There are two good book titles right there, "A Naive Faith" and "A Taken-For-Granted Faith." Or, maybe one should be the sub-title of the other.

This book is not for those with a spirit of timidity or a spirit of fear. But, for all others it is a must read.

#26 Alice

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Posted 04 July 2013 - 02:14 PM

If you loved this book, by all means, read his next book: 'Gifts of the Desert', and his most recent sequel to both these books: 'Inner River:A Pilgrimage to the heart of Christian spirituality'. I just finished it, and, as with the other books, was sad when I did....

 

 

 

 

 

 

 

#27 Deborah Valentine

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Posted 15 July 2013 - 01:30 AM

I loved the book and learned a lot about Orthodox mysticism and I came to Orthodoxy from agnosticism as well.  So, it spoke clearly to me.



#28 Loucas

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Posted 12 October 2014 - 06:35 PM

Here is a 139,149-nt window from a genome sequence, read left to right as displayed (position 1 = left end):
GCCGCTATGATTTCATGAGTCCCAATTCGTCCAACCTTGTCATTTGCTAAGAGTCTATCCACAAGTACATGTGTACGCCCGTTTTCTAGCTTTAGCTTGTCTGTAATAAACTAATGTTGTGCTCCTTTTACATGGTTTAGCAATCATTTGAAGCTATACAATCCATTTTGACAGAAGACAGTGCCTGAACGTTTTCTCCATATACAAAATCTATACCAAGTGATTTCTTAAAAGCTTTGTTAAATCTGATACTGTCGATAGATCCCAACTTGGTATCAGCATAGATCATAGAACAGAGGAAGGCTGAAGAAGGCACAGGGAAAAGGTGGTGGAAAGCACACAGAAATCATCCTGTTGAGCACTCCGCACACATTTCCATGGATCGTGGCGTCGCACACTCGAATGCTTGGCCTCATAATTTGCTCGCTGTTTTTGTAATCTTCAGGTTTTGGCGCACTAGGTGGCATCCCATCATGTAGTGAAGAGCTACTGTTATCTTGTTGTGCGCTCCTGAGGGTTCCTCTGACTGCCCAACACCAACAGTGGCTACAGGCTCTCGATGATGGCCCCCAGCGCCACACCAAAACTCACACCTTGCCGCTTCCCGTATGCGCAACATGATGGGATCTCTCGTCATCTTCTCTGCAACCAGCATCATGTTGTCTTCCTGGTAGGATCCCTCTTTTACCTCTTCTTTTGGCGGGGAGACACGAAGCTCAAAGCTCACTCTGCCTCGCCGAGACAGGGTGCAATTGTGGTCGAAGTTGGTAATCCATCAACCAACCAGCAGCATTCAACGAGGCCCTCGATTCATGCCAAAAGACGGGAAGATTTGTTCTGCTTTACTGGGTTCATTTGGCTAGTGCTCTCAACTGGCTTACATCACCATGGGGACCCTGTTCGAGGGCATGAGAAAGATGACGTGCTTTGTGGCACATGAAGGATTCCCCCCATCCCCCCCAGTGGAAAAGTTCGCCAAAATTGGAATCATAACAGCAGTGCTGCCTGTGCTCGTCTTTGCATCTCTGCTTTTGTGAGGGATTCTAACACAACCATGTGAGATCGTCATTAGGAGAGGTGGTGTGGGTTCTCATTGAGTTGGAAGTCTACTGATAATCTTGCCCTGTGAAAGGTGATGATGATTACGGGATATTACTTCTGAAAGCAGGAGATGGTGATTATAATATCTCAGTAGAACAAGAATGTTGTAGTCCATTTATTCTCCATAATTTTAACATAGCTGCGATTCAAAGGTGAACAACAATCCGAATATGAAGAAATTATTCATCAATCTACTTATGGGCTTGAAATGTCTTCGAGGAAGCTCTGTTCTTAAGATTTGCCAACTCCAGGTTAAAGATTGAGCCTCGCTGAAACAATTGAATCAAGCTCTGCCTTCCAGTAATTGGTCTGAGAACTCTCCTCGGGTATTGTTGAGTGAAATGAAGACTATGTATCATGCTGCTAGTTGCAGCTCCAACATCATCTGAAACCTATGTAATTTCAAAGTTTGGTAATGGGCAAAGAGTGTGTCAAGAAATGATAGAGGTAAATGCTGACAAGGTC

I have read all of Mr. Markides books reguarding his relationship with monk/father Maximos. Kyriakos also came to our church to talk about the first book Mountain of Silence. I certainly agree that he takes a scientific aproach at best, however, through talks with Father Maximos and different experiences he is drawn deeper and deeper into the Spiritual World of Orthodox Christianity. I even found his lastet book " Inner River " to be interresting. He and his wife, both scolars, use the methods and teachings of thier perspective trades to help them understand that which may be beyond our comprehention. It is a very 2 demensional approach for me. I embrace the Mystical, Spiritual Truths and do not try to break them down and explain them in a more acedemic fashion. However I realize that many people, especially if they have spent years in studying and teaching and believing in certain scientific and acedemic theories, would need to use those to help them understand Spirituality. Never the less, the books are well written and one can see his groth as he explores the Greek Orthodox Monastic and Spiritual Truths.